At 15, Nigerian born New Jersey student among youngest admitted to Harvard
Young, Gifted & Black Series
By Taki S. Raton
She plays the trombone, sang in her high school choir and served as president of her high school’s investment club which teaches students about the stock market by investing in virtual stocks. She is also involved in soccer, swimming and softball. But in addition to all of her interest and extracurricular activities, her first and number one priority is her family.
She is young, gifted, and Black. The then 15 year-old Saheela Ibraheem would become among the youngest students admitted to Harvard University in Cambridge, Massachusetts. “I’ll be one of the youngest. But I will not be the youngest,” admits Saheela in a May 2011 Kelly Heyboer Star-Ledger article.
According to a report in Black Celebrity Kids, Harvard was one of the 14 schools to which young Saheela applied. She was accepted into Princeton, the University of Pennsylvania, Columbia, Cornell, Brown, Williams College, Stanford, University of Chicago, University of North Carolina at Chapel Hill, Massachusetts Institute of Technology, and Washington University in St. Louis.
Writes Heyboer, Saheela was torn between going to MIT and Harvard. But a visit to both campuses in April of 2011 made the choice easy. “She went to Harvard and she fell in love with the school,” said Shakirat Ibraheem, her mother.
The previous month on March 30, she received her sole rejection letter from Yale. Saheela was not sure why the Ivy League school didn’t admit her. “My parents were thinking that it might be the age thing.”
While at Harvard, Saheela plans to major in either neurobiology or neuroscience and has visions of becoming a research scientist who studies how the brain works. As for her own brain, Saheela insists that “I am nothing special,” as noted in The Star.
A native of Nigerian born American immigrants now living in Piscataway, New Jersey, she credits her parents with teaching her to love learning and to work hard. Sarafa, her father and an analyst and vice-president at a New York financial firm, would often study with her at night and home school her in subjects not taught at school. Father Ibraheem received his degree from the prestigious Nigerian University of Ibadan in Ibadan, Nigeria.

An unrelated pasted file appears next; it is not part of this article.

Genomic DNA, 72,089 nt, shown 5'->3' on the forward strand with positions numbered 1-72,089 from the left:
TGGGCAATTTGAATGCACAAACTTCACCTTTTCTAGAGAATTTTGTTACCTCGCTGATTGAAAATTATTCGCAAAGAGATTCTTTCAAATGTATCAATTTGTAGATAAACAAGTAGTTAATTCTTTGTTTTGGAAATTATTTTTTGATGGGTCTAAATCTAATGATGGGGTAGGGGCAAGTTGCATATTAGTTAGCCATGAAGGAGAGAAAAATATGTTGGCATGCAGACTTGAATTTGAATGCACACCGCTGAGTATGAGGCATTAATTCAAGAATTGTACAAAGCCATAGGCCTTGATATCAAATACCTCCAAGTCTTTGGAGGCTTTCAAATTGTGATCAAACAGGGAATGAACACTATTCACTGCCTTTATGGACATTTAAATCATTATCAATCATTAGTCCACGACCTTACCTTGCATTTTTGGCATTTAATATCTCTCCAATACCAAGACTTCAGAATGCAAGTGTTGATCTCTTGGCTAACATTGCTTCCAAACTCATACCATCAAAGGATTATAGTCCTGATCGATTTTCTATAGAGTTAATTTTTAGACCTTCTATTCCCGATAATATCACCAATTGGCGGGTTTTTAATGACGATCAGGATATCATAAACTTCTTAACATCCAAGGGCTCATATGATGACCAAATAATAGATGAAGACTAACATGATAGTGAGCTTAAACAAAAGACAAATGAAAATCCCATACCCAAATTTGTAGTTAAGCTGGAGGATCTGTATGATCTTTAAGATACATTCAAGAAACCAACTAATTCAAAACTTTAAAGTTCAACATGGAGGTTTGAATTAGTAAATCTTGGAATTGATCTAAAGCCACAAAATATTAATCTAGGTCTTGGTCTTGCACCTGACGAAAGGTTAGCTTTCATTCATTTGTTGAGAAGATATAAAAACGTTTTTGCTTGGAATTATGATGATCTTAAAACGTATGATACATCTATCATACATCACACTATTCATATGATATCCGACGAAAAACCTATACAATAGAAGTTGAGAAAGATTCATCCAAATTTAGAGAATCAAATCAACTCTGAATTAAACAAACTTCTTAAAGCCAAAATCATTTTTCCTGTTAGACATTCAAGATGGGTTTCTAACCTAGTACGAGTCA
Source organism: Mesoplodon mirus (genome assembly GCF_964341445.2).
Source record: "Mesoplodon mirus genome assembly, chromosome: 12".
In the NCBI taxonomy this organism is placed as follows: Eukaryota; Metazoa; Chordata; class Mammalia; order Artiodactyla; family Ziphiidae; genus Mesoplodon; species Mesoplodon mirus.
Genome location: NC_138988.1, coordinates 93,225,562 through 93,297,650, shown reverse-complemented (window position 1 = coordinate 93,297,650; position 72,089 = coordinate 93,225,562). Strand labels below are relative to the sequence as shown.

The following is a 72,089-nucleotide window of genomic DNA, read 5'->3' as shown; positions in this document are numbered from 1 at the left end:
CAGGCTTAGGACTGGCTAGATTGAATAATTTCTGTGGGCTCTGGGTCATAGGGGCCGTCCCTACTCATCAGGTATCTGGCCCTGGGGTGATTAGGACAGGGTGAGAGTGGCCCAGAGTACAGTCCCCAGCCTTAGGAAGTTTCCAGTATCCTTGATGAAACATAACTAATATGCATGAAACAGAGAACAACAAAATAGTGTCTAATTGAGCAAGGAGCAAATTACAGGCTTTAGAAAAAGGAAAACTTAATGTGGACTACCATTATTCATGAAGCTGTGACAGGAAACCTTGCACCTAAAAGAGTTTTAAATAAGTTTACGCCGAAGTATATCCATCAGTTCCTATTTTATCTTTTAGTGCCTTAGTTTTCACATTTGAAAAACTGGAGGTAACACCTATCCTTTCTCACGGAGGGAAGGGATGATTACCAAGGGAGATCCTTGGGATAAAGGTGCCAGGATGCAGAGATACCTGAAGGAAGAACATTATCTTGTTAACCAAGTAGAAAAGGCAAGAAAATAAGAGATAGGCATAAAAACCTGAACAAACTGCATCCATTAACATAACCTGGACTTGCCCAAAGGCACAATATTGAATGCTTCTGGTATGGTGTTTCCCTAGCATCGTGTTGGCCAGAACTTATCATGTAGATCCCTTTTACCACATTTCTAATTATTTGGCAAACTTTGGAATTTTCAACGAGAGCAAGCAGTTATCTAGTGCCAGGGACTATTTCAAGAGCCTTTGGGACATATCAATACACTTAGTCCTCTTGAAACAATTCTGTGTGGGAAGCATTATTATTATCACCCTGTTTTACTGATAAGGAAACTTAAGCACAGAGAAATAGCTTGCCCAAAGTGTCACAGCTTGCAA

“I try my best in everything I do,” says Saheela. “Anyone who is motivated can work wonders,” she adds.
A 2011 graduate of Wardlaw- Hatridge School in Edison, New Jersey, Saheela was among the growing number of high school seniors “going to college before they are old enough to drive,” claims Heyboer. The Ledger account further reveals that Saheela ranks with the millions of high school seniors nationwide where that year’s college selection process was among the most competitive in history as most top colleges received a record number of applications.
For Saheela, her masterful path to college began at the age of five. SuperNigerian. Com reports that she was unwilling to accept help with her homework and decided that she most enjoyed learning mathematics and science. The Ibrahim’s realized that their daughter had a particular passion and competence for learning and excelling in school.